Typhoon makes landfall in western Japan with record rainfall, killing two people

© Reuters.

By Kevin Buckland and Kiyoshi Takenaka

TOKYO (Reuters) – Typhoon Nanmadol, one of the biggest typhoons to hit Japan in years, left at least two people dead, bringing fierce winds and record rainfall to the west of the country. Monday, disrupting traffic and forcing manufacturers to suspend operations.

Prime Minister Fumio Kishida postponed a trip to New York to attend the United Nations General Assembly this week to assess the damage caused by Japan’s No. 14 typhoon for the season.

“I have postponed my scheduled departure from today to review the damage caused by the storm and take all possible measures to remedy it,” Kishida told reporters on Monday night. Mr. Kishida told reporters on Monday night, adding that he would leave on Tuesday morning if conditions permit.

Nanmadol made landfall near the city of Kagoshima late on Sunday before crashing the island of Kyushu to the west and making landfall on the main island of Honshu on Monday morning.

A river in Kyushu’s Miyazaki district has overflowed, flooding fields and roads, footage from public broadcaster NHK showed. Another video shows a riverside house suspended halfway through the water, a tin roof ripping through a gas station and a billboard tilted down a street from the top of a building.

“We need to be extremely vigilant for heavy rain, high winds, high waves and high tides,” an official from the Japan Meteorological Agency (JMA) told a news conference.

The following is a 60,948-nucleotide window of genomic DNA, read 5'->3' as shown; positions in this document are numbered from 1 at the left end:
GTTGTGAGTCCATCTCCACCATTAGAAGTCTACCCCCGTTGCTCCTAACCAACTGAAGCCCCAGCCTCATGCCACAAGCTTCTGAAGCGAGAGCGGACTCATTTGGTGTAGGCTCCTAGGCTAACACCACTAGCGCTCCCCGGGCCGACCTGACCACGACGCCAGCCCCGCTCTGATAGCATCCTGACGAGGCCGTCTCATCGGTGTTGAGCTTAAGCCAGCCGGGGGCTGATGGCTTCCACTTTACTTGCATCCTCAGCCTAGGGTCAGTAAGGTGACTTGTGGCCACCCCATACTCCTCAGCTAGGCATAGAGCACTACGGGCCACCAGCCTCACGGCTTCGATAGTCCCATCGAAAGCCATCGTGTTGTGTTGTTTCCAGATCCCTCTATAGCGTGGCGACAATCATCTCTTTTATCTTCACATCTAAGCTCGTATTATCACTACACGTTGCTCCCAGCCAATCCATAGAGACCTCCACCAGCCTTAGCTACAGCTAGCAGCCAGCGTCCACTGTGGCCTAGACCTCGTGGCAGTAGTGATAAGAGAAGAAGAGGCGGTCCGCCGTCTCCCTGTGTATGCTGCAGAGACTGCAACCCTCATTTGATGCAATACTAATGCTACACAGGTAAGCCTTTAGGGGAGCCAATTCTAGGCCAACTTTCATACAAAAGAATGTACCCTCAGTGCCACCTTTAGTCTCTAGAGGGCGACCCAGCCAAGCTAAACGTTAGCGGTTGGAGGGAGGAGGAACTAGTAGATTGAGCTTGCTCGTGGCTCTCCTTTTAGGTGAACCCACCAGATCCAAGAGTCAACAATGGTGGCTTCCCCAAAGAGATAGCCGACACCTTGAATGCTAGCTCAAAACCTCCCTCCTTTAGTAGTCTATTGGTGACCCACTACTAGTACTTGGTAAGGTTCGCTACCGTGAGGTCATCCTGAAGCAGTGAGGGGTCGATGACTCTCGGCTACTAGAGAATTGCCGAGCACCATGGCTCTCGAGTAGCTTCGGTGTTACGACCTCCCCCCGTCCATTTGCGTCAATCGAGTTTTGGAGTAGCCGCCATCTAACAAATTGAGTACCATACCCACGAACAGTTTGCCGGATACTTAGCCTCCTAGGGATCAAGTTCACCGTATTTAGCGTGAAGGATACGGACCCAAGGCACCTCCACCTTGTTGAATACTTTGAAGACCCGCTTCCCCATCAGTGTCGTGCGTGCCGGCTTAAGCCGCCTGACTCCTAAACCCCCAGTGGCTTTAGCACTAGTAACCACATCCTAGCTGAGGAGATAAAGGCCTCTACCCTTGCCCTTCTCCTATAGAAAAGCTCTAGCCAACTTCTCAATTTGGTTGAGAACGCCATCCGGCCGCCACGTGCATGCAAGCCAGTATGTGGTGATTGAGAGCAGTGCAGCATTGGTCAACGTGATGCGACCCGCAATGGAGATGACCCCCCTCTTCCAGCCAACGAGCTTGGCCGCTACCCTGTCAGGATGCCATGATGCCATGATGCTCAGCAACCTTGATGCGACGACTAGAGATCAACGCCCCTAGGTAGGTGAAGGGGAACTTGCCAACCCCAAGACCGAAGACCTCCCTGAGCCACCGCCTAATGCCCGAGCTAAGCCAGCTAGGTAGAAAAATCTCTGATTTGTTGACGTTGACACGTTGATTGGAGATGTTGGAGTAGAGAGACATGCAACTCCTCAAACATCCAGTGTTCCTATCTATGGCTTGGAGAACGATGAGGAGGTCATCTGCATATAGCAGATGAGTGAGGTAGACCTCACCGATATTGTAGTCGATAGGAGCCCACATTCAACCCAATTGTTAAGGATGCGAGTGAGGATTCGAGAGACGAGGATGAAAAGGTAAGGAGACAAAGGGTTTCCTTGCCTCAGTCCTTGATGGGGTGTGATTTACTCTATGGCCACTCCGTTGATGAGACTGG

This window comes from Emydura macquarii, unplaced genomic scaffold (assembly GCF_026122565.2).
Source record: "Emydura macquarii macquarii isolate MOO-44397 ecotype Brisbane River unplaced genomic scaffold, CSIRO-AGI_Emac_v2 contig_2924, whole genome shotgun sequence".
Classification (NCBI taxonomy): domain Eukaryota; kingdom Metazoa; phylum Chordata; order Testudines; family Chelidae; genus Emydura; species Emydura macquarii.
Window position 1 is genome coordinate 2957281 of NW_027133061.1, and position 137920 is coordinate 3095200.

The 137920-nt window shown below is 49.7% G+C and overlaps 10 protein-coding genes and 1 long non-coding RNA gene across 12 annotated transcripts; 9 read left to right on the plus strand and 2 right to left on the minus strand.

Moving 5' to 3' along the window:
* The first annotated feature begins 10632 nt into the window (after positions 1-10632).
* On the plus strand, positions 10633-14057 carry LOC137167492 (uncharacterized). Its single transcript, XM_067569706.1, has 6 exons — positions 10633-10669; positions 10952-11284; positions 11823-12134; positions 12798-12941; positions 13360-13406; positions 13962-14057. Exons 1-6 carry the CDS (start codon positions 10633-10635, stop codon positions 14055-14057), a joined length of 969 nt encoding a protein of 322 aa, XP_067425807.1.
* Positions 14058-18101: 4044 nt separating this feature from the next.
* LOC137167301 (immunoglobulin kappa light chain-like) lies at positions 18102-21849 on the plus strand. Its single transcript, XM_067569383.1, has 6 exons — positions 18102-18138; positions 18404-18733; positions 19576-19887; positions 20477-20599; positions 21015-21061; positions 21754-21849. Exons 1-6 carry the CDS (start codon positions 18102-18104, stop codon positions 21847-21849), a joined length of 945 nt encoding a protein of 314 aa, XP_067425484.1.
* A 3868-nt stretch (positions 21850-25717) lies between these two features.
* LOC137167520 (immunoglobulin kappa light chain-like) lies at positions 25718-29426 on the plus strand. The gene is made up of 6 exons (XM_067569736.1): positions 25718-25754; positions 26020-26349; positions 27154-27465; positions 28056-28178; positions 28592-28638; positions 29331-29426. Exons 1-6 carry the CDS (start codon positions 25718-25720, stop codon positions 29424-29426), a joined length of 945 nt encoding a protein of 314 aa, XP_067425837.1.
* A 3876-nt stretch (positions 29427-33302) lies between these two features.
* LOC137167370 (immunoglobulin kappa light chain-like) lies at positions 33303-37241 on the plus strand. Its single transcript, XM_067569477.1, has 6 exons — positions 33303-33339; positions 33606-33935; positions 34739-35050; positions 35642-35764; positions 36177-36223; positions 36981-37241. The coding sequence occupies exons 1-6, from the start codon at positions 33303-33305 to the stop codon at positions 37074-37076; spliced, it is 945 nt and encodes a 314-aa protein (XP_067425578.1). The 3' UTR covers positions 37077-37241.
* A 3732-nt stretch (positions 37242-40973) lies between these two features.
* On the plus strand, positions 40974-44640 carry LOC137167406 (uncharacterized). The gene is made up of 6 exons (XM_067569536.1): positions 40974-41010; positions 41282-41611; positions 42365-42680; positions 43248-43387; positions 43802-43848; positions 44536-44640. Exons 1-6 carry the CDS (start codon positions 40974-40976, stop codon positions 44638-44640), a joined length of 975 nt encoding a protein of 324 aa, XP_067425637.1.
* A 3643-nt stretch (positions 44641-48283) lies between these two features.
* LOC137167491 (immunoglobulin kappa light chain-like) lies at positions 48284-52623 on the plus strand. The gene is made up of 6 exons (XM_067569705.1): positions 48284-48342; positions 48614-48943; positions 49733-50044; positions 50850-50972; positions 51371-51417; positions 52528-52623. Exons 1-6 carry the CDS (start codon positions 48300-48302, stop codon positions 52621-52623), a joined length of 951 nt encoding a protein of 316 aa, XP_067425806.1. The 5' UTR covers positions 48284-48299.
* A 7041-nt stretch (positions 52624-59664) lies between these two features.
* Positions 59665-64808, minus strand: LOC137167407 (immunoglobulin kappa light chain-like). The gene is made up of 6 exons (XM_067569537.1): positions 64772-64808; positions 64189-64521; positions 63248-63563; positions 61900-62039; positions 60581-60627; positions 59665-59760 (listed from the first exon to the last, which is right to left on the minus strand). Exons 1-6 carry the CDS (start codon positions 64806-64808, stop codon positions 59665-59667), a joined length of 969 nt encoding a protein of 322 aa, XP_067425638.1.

Local media said one man was found dead inside his car, flooded to the roof in the middle of a field, while another man died after being trapped in an avalanche. soil.

Another person is still missing and at least 115 people are injured, NHK said.

About 286,000 households were without electricity as of Monday afternoon, down from about 340,000 households earlier in the day, the Commerce Department said.

Kyushu Railway Co said it had suspended both bullet train and regular train operations, while Japan Airline Co Ltd and ANA Holdings canceled about 800 flights, NHK reported.

According to the JMA, the storm made landfall again in Shimane Prefecture in western Honshu after tracking the coastline on Monday and was heading east at about 35 kilometers per hour (22 mph).

Up to 300 mm (11.8 inches) of rain is forecast in the Tokai area, the nation’s industrial heartland, between the 24 hours and Tuesday evening.

Toyota A company spokesman said Motor (NYSE: Corp) suspended night shifts on 24 lines at 12 domestic plants on Monday, adding that the company plans to make up for lost output. by working overtime and working on holidays.

Heavy rains continued to hit Tokyo, but businesses in the capital remained largely open.

Most schools were closed on Monday for a holiday.

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